While this may not be the best Tarzan novel it's certainly the most typical! A lost city ruled over by a stunningly beautiful high-priestess, La, who see in Tarzan her only hope for love and happiness. Add an evil villain who will stop at nothing to acquire, not only Opar's gold but the priceless jewels that lay forgotten in a hidden anti chamber of The lost city. Enter Tarzan, who returns to Opar in search of the gold that La and her priests are also unaware of. Instead of a fort
So far my least favorite of the Tarzan series--Burroughs discovers the stale, generic plot, ho-hum.
Matti Karjalainen
Tarzan saa iskun päähänsä ja menettää muistinsa ollessaan noutamassa kultaharkkoja Oparin kaupungista. Se osoittautuu kohtalokkaaksi, sillä samaan aikaan petollisen belgialaisen sotilaskarkurin Albert Werperin ja kieron arabialaisen rosvopäällikön Ahmet Zekin johtamat joukot saapuvat Greystoken maatilalle pahat mielessään...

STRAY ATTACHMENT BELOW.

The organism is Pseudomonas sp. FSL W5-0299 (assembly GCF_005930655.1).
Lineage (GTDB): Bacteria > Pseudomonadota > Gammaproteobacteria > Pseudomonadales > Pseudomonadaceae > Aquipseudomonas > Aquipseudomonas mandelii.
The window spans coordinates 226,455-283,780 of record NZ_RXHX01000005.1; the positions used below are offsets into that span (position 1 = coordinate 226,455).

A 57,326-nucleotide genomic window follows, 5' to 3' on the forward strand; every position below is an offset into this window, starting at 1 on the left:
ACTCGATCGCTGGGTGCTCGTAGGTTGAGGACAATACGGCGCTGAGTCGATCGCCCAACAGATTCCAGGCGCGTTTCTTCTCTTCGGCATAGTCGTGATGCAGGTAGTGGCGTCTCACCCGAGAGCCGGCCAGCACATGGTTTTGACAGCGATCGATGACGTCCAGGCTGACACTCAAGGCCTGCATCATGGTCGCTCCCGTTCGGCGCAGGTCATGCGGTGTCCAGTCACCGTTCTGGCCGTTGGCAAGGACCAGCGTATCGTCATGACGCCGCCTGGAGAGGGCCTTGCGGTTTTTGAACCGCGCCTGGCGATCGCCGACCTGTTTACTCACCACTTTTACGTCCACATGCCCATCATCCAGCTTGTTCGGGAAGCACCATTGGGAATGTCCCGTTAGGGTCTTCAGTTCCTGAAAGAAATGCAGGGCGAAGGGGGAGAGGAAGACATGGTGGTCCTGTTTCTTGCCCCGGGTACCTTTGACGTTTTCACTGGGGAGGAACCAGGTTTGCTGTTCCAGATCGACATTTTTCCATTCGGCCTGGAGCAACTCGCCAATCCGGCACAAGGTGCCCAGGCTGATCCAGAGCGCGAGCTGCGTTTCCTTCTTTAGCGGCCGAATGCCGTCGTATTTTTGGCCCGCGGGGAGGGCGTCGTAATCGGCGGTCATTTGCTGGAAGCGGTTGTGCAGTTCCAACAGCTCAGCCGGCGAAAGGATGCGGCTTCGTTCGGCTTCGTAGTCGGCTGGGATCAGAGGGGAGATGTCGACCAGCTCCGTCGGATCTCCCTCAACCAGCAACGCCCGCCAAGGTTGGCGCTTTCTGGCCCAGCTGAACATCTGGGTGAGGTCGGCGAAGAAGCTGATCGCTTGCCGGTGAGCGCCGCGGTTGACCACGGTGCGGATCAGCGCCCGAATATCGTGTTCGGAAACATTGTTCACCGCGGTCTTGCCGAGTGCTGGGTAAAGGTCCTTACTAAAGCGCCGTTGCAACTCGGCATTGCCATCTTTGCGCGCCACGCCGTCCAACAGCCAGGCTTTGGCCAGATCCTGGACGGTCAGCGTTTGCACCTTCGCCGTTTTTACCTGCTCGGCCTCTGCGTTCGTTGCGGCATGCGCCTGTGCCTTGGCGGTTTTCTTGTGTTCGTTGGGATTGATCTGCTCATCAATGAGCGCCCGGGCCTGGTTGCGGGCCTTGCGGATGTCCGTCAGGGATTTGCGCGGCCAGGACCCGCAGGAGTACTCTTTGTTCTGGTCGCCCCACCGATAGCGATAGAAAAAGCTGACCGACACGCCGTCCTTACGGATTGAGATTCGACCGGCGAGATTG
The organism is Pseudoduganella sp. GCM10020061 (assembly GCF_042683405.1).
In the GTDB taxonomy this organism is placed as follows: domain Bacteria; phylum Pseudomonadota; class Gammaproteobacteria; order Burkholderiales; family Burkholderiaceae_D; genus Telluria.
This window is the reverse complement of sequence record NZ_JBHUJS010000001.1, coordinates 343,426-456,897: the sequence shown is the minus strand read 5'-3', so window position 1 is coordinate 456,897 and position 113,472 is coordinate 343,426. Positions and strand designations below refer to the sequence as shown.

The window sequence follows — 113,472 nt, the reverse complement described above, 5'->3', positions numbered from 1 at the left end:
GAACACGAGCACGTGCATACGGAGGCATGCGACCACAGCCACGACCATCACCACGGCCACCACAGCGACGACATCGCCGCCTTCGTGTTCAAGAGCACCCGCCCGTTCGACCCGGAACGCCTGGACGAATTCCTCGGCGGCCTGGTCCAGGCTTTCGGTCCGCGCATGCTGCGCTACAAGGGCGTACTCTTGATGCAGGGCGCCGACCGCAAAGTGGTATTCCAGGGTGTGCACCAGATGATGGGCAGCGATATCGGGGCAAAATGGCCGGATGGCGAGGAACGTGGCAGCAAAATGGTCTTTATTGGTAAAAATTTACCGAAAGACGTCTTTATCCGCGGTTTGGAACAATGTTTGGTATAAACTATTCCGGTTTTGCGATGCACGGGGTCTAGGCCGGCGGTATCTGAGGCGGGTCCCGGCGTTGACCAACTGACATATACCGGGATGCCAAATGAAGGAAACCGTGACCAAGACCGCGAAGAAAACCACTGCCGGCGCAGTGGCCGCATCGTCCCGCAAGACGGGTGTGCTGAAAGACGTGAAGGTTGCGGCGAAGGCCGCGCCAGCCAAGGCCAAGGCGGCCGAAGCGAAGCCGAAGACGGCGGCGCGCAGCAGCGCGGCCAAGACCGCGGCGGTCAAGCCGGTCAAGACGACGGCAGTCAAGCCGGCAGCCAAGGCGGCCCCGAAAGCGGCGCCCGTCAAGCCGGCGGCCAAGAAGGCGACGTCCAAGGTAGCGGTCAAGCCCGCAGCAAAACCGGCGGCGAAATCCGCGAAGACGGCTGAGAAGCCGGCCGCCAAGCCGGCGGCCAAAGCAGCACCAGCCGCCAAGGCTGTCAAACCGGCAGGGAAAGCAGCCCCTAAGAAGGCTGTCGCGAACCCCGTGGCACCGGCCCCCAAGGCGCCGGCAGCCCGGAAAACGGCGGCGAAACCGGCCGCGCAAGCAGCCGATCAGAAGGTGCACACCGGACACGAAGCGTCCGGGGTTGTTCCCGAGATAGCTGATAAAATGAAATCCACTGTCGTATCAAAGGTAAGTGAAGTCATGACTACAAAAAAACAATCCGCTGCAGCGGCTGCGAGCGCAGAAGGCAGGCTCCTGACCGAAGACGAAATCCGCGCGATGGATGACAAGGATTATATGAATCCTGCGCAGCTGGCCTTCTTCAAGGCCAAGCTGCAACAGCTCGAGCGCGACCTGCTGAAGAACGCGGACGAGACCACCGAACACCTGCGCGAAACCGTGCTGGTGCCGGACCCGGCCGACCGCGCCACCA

"Tarzan ja Oparin aarteet" (Karisto, 1945) on perusvarma viidakkoseikkailu, jossa ovat mukana kaikki sarjan peruselementit niin hyvässä kuin pahassakin. Lopussa paha saa palk
Zohar -
Tarzan and the Jewels of Opar by Edgar Rice Burroughs is the fifth book the author written about Tarzan. As many other Tarzan stories it first appeared in a magazine and only later published as a book.

In The Son of Tarzan, the King of the Jungle discovered Opar, a legendary lost city which is the source of gold. Needing finances, Tarzan returns to enrich himself from their stockpiles. But Tarzan isn’t the only greedy human in the jungle, Albert Werper, a Belgian army officer is also there, secre
Sep 14, 2016 rated it liked it  ·  review of another edition
Shelves: lit-general
This is the fifth volume in the Tarzan series and about equivalent in quality with the fourth. Tarzan himself continues to entertain, but much of the story's focus dwells on other characters, to the books detriment.